As former Adidas executives face a federal jury, KU continues to delay the release of documents that could shed light on the university’s financial relationship with the now controversial apparel company.
As a federal corruption trial has made new allegations regarding the recruiting practices of the University of Kansas, Chancellor Douglas Girod is no longer willing to say he has “complete confidence” in the university’s staff to follow recruiting rules.
The University of Kansas has seemingly increased its financial partnership with Adidas at the same time the apparel company finds itself at the center of a federal trial alleging crooked basketball recruiting practices.
Text messages, emails, enrollment records, financial aid documents and other such information from the University of Kansas now may be in the hands of federal prosecutors investigating the college basketball recruiting scandal.
As departments across the University of Kansas campus are being ordered to make budget cuts of about 6 percent, the budget for Kansas Athletics Inc. is expected to grow by about 6 percent, leaders were told Wednesday. By Chad Lawhorn
The search for a new athletic director at the University of Kansas is on pace to be done by the end of summer, but could wrap up as shortly as two weeks, Chancellor Douglas Girod said Wednesday.
Former Kansas Athletic Director Sheahon Zenger agreed to a contract change that could cost KU tens of millions of dollars in additional lease payments at Rock Chalk Park, a review by the Journal-World has found.
When University of Kansas Chancellor Douglas Girod thinks about his university’s athletic department, a number sometimes comes to mind. It is not one you’ll find on the scoreboard or in the record books, though. Rather, look through enrollment records.
“Power” may not be a strong enough word to describe the financial benefits of being a member of a Power 5 Conference.
The year of the big deal for the Big 12 conference was 2012. The year for big paychecks at Kansas Athletics Inc. came right after it with administration salaries increasing by $6 million — or 42 percent — in a single year, a review by the Journal-World has found.
In Lawrence, college athletics is a basic necessity. Don’t believe it? Look at the numbers. In 2017, according to budget documents, the city of Lawrence spent $81.9 million on police, fire and roads — often ranked among the most important of government services. Kansas Athletics during its fiscal year 2017 spent $94.7 million hosting athletic events and serving the university’s approximately 500 student athletes.
The University of Kansas’ Cheer Team has been placed on probation for a year because of at least one incident of hazing and action that harmed people, the university has confirmed.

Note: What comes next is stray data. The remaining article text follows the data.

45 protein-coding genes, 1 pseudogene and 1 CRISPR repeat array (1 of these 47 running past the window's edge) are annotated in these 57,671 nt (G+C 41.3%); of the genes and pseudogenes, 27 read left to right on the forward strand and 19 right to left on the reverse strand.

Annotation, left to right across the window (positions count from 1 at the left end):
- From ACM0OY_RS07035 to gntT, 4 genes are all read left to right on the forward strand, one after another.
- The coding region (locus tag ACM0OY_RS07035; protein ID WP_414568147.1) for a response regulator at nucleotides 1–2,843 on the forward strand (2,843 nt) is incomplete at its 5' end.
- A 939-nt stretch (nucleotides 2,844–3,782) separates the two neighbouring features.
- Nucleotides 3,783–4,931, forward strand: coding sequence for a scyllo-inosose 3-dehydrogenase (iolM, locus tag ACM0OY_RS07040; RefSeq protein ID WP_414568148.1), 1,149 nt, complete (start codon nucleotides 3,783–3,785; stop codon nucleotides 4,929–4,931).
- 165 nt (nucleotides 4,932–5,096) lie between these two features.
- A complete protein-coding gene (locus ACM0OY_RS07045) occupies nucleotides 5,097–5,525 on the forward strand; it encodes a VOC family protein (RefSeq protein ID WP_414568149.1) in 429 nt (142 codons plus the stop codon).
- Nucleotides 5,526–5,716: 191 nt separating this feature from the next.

Part of Kansas football and its falling fortunes involves a math problem. The key number in the equation is about $6 million. A Journal-World review of Kansas Athletics Inc. finances found that KU needs to sell about $6 million in additional tickets per year just to get the program back to the brief glory days it had nearly a decade ago in the Mark Mangino era.
Despite popular opinion, KU has a good football program. It just happens to play basketball. No, you haven’t missed any gridiron victories. Rather, that’s just a way to note that KU’s nationally renowned basketball program performs financially like a good football program.
Forget the numbers on the Memorial Stadium scoreboard, if you can. Divert your attention from the more pleasing numbers on the Allen Fieldhouse Jumbotron for a moment. The pros on Wall Street will tell you the really important games in America are scored with dollars, not points. By that measure, there are some Wall Street executives likely envious of Kansas Athletics — indictment issues aside. From 2006 to 2017, the nonprofit corporation Kansas Athletics Inc. has seen its revenues increase by 68 percent. But looking only at revenues is like evaluating a football team by looking only at its offense.
The most visible industry in Lawrence just got a shot over its bow today. The report to the NCAA on college basketball is scathing in many regards.
An examination of KU’s athletic department last year gave Chancellor Douglas Girod confidence that an independent review of the department isn’t needed in the wake of a widening college basketball scandal, Girod said recently. But now questions are emerging about how comprehensive that examination was as KU officials have confirmed the examination that took place last fall produced no written findings or report.
Count KU basketball coach Bill Self and athletic director Sheahon Zenger among those also not thrilled with the description of the University of Kansas as a "victim" in the widening college basketball scandal.